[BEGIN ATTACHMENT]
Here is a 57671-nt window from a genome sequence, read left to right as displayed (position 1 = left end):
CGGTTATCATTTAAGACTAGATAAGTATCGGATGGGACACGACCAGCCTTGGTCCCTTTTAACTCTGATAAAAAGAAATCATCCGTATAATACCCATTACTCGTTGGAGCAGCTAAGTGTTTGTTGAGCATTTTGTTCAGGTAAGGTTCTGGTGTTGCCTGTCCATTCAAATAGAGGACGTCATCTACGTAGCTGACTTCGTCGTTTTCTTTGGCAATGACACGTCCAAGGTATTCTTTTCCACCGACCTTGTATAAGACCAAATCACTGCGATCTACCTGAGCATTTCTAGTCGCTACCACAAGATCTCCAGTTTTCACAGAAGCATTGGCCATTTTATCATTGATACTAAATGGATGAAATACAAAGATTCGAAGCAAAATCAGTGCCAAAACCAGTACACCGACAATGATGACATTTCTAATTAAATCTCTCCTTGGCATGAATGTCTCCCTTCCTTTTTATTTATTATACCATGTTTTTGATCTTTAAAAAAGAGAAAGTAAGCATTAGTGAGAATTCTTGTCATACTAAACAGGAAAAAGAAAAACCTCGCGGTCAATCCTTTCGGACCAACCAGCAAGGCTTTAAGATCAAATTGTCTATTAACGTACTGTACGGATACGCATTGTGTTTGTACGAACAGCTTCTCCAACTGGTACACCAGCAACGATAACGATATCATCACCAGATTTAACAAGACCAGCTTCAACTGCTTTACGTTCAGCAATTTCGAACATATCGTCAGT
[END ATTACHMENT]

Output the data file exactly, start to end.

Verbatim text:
Here is a 57671-nt window from a genome sequence, read left to right as displayed (position 1 = left end):
CGGTTATCATTTAAGACTAGATAAGTATCGGATGGGACACGACCAGCCTTGGTCCCTTTTAACTCTGATAAAAAGAAATCATCCGTATAATACCCATTACTCGTTGGAGCAGCTAAGTGTTTGTTGAGCATTTTGTTCAGGTAAGGTTCTGGTGTTGCCTGTCCATTCAAATAGAGGACGTCATCTACGTAGCTGACTTCGTCGTTTTCTTTGGCAATGACACGTCCAAGGTATTCTTTTCCACCGACCTTGTATAAGACCAAATCACTGCGATCTACCTGAGCATTTCTAGTCGCTACCACAAGATCTCCAGTTTTCACAGAAGCATTGGCCATTTTATCATTGATACTAAATGGATGAAATACAAAGATTCGAAGCAAAATCAGTGCCAAAACCAGTACACCGACAATGATGACATTTCTAATTAAATCTCTCCTTGGCATGAATGTCTCCCTTCCTTTTTATTTATTATACCATGTTTTTGATCTTTAAAAAAGAGAAAGTAAGCATTAGTGAGAATTCTTGTCATACTAAACAGGAAAAAGAAAAACCTCGCGGTCAATCCTTTCGGACCAACCAGCAAGGCTTTAAGATCAAATTGTCTATTAACGTACTGTACGGATACGCATTGTGTTTGTACGAACAGCTTCTCCAACTGGTACACCAGCAACGATAACGATATCATCACCAGATTTAACAAGACCAGCTTCAACTGCTTTACGTTCAGCAATTTCGAACATATCGTCAGT